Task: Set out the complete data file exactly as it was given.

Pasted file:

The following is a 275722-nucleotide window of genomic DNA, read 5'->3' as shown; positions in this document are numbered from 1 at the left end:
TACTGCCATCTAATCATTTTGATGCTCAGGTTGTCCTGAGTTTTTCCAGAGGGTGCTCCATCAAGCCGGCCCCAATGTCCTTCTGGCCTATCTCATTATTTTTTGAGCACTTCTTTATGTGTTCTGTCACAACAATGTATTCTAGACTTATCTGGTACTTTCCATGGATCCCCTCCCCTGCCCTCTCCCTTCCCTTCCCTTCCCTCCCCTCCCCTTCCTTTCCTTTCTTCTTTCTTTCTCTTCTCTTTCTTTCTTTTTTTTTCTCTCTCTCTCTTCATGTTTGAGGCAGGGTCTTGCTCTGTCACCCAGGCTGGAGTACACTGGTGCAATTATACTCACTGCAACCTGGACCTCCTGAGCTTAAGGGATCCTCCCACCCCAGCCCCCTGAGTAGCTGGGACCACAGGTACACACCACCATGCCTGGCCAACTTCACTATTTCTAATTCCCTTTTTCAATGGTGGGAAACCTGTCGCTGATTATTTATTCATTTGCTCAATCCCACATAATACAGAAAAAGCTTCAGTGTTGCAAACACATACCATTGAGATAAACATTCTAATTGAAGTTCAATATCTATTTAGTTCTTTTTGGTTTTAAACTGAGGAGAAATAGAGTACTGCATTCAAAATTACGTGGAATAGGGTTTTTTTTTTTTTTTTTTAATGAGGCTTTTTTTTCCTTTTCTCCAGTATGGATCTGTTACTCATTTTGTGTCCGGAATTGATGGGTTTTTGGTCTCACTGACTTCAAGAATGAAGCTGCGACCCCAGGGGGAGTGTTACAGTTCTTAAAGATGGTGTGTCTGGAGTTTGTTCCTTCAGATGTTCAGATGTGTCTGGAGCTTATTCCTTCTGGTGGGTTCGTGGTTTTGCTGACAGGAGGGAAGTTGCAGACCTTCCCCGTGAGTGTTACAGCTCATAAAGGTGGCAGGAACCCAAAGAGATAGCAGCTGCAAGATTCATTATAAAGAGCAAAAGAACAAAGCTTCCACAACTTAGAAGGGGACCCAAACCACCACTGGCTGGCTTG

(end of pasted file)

The following is a 275722-nucleotide window of genomic DNA, read 5'->3' as shown; positions in this document are numbered from 1 at the left end:
TACTGCCATCTAATCATTTTGATGCTCAGGTTGTCCTGAGTTTTTCCAGAGGGTGCTCCATCAAGCCGGCCCCAATGTCCTTCTGGCCTATCTCATTATTTTTTGAGCACTTCTTTATGTGTTCTGTCACAACAATGTATTCTAGACTTATCTGGTACTTTCCATGGATCCCCTCCCCTGCCCTCTCCCTTCCCTTCCCTTCCCTCCCCTCCCCTTCCTTTCCTTTCTTCTTTCTTTCTCTTCTCTTTCTTTCTTTTTTTTTCTCTCTCTCTCTTCATGTTTGAGGCAGGGTCTTGCTCTGTCACCCAGGCTGGAGTACACTGGTGCAATTATACTCACTGCAACCTGGACCTCCTGAGCTTAAGGGATCCTCCCACCCCAGCCCCCTGAGTAGCTGGGACCACAGGTACACACCACCATGCCTGGCCAACTTCACTATTTCTAATTCCCTTTTTCAATGGTGGGAAACCTGTCGCTGATTATTTATTCATTTGCTCAATCCCACATAATACAGAAAAAGCTTCAGTGTTGCAAACACATACCATTGAGATAAACATTCTAATTGAAGTTCAATATCTATTTAGTTCTTTTTGGTTTTAAACTGAGGAGAAATAGAGTACTGCATTCAAAATTACGTGGAATAGGGTTTTTTTTTTTTTTTTTTAATGAGGCTTTTTTTTCCTTTTCTCCAGTATGGATCTGTTACTCATTTTGTGTCCGGAATTGATGGGTTTTTGGTCTCACTGACTTCAAGAATGAAGCTGCGACCCCAGGGGGAGTGTTACAGTTCTTAAAGATGGTGTGTCTGGAGTTTGTTCCTTCAGATGTTCAGATGTGTCTGGAGCTTATTCCTTCTGGTGGGTTCGTGGTTTTGCTGACAGGAGGGAAGTTGCAGACCTTCCCCGTGAGTGTTACAGCTCATAAAGGTGGCAGGAACCCAAAGAGATAGCAGCTGCAAGATTCATTATAAAGAGCAAAAGAACAAAGCTTCCACAACTTAGAAGGGGACCCAAACCACCACTGGCTGGCTTG